Weather was the story again Friday for Stage 5 of the USA Pro Challenge as Aspen BMC rider Tejay van Garderen was able to maintain his lead on the field in the General Classification.
Luxembourg’s Laurent Didier took the stage win with a late attack on Garmin-Sharp’s Ben King. King held the lead headed into the final climb up Moonstone Road in Breckenridge when Didier made his move.
“I looked back and it was just him on the front, chasing, chasing, chasing,” King said of Didier’s attack. “At one point I really thought I was going to win.”
King had a 15- to 20-second lead coming down from Hoosier Pass into Breckenridge. But Didier had simply bided his time with the final climb still remaining.
“I had to play smart,” Didier told NBC Sports Network after the race. “I let Ben King go.”
In the post-race press conference Didier expanded on his strategy. “I did the race in 2011. I didn’t do the climb but I knew it. I watched last year on television. I knew the last part is quite hard. I went all in.”
He crossed the finish of the 104-mile stage in 3 hours, 50 minutes, 38 seconds with Garmin’s Janier Acevedo and Smartstop’s Rob Britton on his wheel for the final sprint. King finished fourth, 15 seconds back.
Van Garderen and the other top contenders finished 1:33 behind the leaders. No rider in Thursday’s break was within 12 minutes from GC contention leaving the leaders able to finish in the middle of the pack.
A 13-man break that included Friday’s top finishers formed early on in the day before the climb up Hoosier Pass. The large break built a 4½ minute lead over van Garderen and the rest of the peloton as they headed from Woodland Park to Fairplay. The pack gained ground on the break after Fairplay at the start of the climb up Hoosier.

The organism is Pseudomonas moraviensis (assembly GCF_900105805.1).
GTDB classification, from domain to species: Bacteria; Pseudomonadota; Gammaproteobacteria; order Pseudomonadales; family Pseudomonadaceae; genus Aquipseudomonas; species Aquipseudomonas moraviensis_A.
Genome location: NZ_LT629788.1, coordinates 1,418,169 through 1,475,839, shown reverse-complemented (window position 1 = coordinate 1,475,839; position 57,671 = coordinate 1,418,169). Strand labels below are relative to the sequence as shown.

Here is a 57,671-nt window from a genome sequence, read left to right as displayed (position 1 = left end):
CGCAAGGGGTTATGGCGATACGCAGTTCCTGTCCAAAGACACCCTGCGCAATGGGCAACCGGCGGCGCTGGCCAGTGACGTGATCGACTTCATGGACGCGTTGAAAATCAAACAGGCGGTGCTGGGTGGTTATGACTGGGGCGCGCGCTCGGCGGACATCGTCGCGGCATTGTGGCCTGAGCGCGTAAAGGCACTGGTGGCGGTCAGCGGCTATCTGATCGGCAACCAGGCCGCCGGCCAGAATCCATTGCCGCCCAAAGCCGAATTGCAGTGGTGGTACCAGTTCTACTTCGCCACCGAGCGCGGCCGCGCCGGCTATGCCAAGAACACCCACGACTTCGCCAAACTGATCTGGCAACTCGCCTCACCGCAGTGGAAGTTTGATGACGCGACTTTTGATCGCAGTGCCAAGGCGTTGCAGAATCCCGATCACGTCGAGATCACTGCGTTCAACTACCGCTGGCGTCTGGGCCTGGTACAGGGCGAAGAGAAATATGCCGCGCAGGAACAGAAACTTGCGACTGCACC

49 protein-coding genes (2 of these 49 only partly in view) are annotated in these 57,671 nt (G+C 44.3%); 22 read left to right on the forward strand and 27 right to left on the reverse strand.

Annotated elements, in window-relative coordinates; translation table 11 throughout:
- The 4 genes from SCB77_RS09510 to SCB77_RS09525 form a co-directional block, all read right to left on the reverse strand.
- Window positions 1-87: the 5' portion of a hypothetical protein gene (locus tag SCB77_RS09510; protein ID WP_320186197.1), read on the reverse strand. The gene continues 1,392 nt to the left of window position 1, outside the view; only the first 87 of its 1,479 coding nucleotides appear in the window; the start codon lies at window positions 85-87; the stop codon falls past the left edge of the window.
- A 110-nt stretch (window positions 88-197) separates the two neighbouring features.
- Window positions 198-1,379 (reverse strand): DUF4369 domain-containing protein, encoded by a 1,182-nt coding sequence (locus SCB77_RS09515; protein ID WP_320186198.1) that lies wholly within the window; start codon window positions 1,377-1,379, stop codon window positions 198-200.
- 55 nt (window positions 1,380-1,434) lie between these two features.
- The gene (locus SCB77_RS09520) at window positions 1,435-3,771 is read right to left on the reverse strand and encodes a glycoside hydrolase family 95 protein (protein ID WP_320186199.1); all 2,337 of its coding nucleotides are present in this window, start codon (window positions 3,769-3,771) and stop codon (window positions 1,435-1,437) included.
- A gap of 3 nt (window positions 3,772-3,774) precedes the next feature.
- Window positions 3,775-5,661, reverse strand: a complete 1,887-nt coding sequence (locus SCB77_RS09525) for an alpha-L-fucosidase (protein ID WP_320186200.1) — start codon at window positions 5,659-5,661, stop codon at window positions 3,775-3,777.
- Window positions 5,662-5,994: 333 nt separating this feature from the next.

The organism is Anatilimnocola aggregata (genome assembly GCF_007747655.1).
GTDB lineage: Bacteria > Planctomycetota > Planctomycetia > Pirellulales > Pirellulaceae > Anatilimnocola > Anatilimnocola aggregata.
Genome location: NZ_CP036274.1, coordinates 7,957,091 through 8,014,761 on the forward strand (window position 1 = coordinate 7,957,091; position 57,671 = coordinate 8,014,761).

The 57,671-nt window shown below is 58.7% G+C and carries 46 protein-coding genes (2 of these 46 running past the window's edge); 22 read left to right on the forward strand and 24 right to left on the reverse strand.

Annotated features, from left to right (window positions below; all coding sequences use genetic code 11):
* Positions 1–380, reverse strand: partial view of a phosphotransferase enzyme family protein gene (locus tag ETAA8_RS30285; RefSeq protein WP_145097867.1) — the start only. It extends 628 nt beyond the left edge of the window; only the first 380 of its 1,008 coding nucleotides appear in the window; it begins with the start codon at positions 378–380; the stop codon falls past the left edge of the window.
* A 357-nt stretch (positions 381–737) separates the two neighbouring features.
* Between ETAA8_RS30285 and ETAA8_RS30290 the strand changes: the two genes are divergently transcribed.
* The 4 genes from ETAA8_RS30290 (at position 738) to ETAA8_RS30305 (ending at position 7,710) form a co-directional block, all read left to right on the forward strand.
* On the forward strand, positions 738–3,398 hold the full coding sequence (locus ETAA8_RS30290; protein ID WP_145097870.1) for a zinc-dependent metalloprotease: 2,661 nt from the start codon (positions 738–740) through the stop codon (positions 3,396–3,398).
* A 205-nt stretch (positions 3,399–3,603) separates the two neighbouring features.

Weather affected rider strategy and also disrupted most of the day’s TV broadcast. Supporting helicopters were unable to take off initially due to conditions, disabling live broadcast from the course. Race coverage was only able to catch portions of the final miles into Breckenridge.
“It was absolutely miserable,” King said of conditions. Riders suffered through dropping temperatures, heavy rain and occasional hail through much of the stage, including the climb up Hoosier Pass.
“I saw that some of the guys were hurting out there,” van Garderen told NBCSN. “Man, there were a lot of guys shivering.”
Van Garderen seized the opportunity and his remaining energy for a late surge that added a few seconds to his lead over some other GC contenders, including rival Tom Danielson.
In addition to van Garderen’s move, Friday’s stage created some disruption in the GC leader board. Van Garderen’s BMC teammate Ben Hermans — who started the day in third — dropped to ninth, 1:49 behind the lead.
“I think he was struggling from the cold,” van Garderen explained.
Danielson lost 5 seconds on his rival but moved to fourth. Jelly Belly UCI continental team member Serghei Tvetcov jumped to third, 37 seconds back, with another strong performance. Jelly Belly team manager Danny Van Haute credited his team’s success so far this week to the week spent training at Keystone prior to the start.
Tinkoff-Saxo Tour de France rider Rafal Majka held on to second, 20 seconds behind van Garderen.
“I was glad I was able to pick up a few seconds on Danielson,” van Garderen said, “ but Majka is still pretty close and making me nervous for the time trial tomorrow.”
Stage 6 will resume in Vail tomorrow with the individual time trial up Vail Pass.
“A bad day tomorrow, that could be the end of it.”
“I saw that some of the guys were hurting out there. Man, there were a lot of guys shivering.”
Tejay van Garderen